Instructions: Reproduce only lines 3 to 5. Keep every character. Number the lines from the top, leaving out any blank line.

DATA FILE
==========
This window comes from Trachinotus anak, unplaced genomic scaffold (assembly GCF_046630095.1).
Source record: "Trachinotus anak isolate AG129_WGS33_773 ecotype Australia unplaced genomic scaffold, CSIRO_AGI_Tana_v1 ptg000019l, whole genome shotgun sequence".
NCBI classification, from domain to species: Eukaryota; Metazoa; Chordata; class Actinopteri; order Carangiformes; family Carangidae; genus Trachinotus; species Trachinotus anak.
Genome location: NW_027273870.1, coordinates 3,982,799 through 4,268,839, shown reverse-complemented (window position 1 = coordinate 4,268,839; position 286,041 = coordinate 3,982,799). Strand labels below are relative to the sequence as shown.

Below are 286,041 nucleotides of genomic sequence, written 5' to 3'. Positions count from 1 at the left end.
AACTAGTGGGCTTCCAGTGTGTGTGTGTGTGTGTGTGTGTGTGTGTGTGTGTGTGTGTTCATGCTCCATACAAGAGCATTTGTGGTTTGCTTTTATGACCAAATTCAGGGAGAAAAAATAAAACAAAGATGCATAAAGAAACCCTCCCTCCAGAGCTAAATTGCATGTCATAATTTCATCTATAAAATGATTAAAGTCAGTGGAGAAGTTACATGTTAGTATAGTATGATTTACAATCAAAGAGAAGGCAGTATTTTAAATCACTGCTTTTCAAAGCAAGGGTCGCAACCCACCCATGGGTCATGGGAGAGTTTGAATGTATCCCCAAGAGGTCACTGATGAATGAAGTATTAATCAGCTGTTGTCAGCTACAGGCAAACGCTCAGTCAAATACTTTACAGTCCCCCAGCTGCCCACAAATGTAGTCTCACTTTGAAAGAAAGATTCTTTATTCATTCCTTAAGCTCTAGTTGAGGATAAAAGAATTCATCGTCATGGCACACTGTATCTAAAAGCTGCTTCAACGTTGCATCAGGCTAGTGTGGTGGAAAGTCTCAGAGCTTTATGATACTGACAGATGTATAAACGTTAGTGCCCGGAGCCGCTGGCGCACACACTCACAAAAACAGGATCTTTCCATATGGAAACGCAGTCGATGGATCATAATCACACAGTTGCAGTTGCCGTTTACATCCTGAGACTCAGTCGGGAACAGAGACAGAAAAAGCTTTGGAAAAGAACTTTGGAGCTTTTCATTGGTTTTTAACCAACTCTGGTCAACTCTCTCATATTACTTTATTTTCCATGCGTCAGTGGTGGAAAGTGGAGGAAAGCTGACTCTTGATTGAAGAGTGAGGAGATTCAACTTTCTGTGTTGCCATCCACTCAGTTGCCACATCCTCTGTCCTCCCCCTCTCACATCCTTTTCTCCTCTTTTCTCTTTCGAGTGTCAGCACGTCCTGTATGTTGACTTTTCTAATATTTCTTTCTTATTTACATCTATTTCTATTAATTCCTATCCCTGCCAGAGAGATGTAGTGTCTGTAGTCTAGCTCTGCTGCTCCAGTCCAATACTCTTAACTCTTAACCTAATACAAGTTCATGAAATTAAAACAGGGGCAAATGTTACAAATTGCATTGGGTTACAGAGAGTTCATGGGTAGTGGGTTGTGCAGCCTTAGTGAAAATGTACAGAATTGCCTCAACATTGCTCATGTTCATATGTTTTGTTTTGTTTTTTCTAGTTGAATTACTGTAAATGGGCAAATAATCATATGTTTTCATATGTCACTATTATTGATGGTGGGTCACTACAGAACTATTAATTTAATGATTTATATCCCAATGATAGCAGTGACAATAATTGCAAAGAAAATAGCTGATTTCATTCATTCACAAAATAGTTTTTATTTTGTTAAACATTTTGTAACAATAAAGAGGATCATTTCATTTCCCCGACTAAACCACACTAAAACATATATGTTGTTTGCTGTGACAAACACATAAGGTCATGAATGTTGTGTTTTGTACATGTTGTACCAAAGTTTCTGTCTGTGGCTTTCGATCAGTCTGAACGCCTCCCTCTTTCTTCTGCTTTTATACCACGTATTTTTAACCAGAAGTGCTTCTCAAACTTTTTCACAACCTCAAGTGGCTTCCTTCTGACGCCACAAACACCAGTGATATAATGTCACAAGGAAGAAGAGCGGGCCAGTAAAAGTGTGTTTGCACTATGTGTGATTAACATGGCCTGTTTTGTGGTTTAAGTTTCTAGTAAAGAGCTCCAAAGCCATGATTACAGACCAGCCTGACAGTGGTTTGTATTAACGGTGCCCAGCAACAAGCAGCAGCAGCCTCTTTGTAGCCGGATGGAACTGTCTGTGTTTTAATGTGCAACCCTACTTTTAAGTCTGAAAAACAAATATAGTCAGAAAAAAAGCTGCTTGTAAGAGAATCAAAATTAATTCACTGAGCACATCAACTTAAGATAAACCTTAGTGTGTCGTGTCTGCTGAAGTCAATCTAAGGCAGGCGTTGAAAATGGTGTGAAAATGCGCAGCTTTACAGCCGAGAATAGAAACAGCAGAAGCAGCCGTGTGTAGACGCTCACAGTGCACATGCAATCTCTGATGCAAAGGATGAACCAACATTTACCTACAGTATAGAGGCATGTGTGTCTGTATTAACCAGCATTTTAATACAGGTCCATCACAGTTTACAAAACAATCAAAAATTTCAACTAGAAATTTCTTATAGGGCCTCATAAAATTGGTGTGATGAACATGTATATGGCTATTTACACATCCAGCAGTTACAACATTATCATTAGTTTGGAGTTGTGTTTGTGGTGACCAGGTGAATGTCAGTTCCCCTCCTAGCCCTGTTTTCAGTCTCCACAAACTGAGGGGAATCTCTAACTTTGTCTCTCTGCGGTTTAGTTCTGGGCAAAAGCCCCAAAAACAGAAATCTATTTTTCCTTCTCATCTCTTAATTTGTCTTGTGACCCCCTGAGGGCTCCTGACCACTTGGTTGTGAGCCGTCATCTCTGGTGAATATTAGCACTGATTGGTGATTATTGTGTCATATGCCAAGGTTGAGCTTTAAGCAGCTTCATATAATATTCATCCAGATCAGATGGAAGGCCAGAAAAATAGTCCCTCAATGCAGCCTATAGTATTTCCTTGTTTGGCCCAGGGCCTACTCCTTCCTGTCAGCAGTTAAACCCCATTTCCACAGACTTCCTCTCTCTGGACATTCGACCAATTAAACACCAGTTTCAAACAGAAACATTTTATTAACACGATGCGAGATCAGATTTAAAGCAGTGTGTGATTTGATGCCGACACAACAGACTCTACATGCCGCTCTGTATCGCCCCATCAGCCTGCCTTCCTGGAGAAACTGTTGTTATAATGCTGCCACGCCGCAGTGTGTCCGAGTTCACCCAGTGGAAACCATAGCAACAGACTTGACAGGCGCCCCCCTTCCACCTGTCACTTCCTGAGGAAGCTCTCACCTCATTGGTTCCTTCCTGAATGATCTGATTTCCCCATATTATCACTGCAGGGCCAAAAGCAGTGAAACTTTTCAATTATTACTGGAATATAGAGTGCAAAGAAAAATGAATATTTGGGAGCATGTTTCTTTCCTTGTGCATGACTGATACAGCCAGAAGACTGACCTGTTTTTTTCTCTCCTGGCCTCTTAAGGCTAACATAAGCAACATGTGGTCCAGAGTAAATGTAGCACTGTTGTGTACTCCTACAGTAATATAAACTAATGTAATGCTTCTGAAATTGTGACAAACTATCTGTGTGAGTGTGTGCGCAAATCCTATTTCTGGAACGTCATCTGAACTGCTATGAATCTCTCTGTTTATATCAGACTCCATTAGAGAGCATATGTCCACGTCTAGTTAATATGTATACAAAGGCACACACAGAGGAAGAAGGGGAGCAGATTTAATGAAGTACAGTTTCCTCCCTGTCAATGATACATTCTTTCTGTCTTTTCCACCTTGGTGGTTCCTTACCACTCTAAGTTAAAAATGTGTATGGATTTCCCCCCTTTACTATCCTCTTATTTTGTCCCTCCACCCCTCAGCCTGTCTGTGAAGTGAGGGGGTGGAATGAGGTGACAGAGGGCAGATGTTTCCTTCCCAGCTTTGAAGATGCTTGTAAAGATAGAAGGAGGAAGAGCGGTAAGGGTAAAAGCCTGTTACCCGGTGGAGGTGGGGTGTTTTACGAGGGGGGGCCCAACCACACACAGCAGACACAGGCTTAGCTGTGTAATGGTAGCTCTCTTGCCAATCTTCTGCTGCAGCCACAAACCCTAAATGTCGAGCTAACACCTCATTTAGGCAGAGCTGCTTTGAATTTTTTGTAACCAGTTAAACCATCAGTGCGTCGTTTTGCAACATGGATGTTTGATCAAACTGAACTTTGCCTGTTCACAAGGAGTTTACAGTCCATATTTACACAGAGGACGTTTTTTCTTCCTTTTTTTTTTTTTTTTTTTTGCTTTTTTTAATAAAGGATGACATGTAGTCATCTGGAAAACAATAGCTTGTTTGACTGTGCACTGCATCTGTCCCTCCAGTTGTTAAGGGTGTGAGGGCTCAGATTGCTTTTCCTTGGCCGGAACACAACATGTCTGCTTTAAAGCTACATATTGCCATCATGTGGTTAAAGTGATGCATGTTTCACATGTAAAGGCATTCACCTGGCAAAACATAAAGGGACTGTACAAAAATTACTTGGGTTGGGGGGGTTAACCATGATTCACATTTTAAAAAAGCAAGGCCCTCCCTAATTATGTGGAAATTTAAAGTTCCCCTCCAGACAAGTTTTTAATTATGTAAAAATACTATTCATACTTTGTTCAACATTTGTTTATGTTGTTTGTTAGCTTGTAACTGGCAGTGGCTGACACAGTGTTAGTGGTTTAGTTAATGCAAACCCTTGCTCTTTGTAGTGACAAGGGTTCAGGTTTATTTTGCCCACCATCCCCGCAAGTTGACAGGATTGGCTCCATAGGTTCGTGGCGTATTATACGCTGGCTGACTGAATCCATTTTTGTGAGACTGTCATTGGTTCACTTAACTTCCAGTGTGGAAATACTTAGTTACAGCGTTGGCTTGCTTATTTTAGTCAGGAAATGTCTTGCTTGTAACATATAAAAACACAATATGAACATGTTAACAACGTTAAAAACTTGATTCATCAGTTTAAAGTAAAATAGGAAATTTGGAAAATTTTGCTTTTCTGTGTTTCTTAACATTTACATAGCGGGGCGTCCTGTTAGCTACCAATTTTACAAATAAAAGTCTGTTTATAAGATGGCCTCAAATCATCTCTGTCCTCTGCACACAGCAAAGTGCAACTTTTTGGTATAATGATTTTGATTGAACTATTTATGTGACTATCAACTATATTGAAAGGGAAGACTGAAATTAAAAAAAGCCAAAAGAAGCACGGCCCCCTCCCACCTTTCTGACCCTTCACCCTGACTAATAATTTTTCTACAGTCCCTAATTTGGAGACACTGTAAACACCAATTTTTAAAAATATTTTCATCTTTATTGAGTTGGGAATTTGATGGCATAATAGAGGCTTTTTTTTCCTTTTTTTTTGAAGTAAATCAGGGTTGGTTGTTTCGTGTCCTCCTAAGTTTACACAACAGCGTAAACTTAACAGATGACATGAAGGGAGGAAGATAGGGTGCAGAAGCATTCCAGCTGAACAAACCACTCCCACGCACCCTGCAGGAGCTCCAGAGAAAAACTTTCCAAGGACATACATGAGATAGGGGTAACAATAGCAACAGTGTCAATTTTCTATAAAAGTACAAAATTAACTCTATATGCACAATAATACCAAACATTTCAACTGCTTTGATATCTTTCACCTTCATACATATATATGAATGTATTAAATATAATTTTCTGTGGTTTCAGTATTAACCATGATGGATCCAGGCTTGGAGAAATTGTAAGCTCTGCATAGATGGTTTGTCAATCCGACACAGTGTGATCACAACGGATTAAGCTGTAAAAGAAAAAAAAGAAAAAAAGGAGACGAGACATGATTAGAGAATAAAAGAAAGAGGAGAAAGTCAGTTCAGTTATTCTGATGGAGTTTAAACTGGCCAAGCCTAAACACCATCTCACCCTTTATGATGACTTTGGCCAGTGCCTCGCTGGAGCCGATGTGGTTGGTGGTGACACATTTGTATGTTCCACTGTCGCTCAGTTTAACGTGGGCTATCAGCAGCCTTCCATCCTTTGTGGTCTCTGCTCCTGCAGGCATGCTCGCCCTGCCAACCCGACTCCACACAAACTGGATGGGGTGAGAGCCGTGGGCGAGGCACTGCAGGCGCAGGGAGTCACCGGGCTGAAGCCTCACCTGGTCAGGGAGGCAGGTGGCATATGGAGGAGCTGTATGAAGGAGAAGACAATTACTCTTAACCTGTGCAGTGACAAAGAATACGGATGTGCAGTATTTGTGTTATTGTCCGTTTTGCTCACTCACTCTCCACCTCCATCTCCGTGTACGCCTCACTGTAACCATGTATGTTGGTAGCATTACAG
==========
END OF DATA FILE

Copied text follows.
NCBI classification, from domain to species: Eukaryota; Metazoa; Chordata; class Actinopteri; order Carangiformes; family Carangidae; genus Trachinotus; species Trachinotus anak.
Genome location: NW_027273870.1, coordinates 3,982,799 through 4,268,839, shown reverse-complemented (window position 1 = coordinate 4,268,839; position 286,041 = coordinate 3,982,799). Strand labels below are relative to the sequence as shown.

Below are 286,041 nucleotides of genomic sequence, written 5' to 3'. Positions count from 1 at the left end.